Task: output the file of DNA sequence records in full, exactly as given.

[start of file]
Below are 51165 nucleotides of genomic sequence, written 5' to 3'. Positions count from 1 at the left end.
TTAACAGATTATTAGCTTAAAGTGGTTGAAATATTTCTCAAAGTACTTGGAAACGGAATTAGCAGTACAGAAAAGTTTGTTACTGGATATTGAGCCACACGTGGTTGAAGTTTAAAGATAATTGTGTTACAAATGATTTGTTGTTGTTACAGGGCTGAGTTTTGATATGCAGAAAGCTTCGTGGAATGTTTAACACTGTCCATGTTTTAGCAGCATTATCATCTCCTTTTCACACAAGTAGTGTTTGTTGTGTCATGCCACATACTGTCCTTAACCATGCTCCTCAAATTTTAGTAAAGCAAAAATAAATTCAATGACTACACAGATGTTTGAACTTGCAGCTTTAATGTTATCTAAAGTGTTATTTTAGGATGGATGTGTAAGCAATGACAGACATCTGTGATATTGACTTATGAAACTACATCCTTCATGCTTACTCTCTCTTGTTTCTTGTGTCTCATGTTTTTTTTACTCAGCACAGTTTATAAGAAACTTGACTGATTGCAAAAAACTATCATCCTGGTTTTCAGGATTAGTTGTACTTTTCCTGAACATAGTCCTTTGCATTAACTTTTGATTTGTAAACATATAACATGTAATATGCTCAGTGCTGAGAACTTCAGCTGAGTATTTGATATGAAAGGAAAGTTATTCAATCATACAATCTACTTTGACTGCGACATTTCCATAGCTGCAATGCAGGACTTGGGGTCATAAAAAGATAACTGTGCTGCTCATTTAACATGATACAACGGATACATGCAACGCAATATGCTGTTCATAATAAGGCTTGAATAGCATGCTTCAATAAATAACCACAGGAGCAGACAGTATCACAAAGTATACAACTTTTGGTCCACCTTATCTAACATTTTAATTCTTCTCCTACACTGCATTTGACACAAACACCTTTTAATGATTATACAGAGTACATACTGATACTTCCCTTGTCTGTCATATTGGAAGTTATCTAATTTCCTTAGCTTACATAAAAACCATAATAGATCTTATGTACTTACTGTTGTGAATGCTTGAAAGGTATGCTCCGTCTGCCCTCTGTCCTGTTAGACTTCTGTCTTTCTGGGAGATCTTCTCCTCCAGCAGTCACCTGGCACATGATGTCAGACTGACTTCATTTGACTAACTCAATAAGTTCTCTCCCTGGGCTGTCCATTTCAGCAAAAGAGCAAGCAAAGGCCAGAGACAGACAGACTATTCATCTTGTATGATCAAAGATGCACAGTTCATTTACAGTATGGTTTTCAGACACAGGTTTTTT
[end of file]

Below are 51165 nucleotides of genomic sequence, written 5' to 3'. Positions count from 1 at the left end.
TTAACAGATTATTAGCTTAAAGTGGTTGAAATATTTCTCAAAGTACTTGGAAACGGAATTAGCAGTACAGAAAAGTTTGTTACTGGATATTGAGCCACACGTGGTTGAAGTTTAAAGATAATTGTGTTACAAATGATTTGTTGTTGTTACAGGGCTGAGTTTTGATATGCAGAAAGCTTCGTGGAATGTTTAACACTGTCCATGTTTTAGCAGCATTATCATCTCCTTTTCACACAAGTAGTGTTTGTTGTGTCATGCCACATACTGTCCTTAACCATGCTCCTCAAATTTTAGTAAAGCAAAAATAAATTCAATGACTACACAGATGTTTGAACTTGCAGCTTTAATGTTATCTAAAGTGTTATTTTAGGATGGATGTGTAAGCAATGACAGACATCTGTGATATTGACTTATGAAACTACATCCTTCATGCTTACTCTCTCTTGTTTCTTGTGTCTCATGTTTTTTTTACTCAGCACAGTTTATAAGAAACTTGACTGATTGCAAAAAACTATCATCCTGGTTTTCAGGATTAGTTGTACTTTTCCTGAACATAGTCCTTTGCATTAACTTTTGATTTGTAAACATATAACATGTAATATGCTCAGTGCTGAGAACTTCAGCTGAGTATTTGATATGAAAGGAAAGTTATTCAATCATACAATCTACTTTGACTGCGACATTTCCATAGCTGCAATGCAGGACTTGGGGTCATAAAAAGATAACTGTGCTGCTCATTTAACATGATACAACGGATACATGCAACGCAATATGCTGTTCATAATAAGGCTTGAATAGCATGCTTCAATAAATAACCACAGGAGCAGACAGTATCACAAAGTATACAACTTTTGGTCCACCTTATCTAACATTTTAATTCTTCTCCTACACTGCATTTGACACAAACACCTTTTAATGATTATACAGAGTACATACTGATACTTCCCTTGTCTGTCATATTGGAAGTTATCTAATTTCCTTAGCTTACATAAAAACCATAATAGATCTTATGTACTTACTGTTGTGAATGCTTGAAAGGTATGCTCCGTCTGCCCTCTGTCCTGTTAGACTTCTGTCTTTCTGGGAGATCTTCTCCTCCAGCAGTCACCTGGCACATGATGTCAGACTGACTTCATTTGACTAACTCAATAAGTTCTCTCCCTGGGCTGTCCATTTCAGCAAAAGAGCAAGCAAAGGCCAGAGACAGACAGACTATTCATCTTGTATGATCAAAGATGCACAGTTCATTTACAGTATGGTTTTCAGACACAGGTTTTTT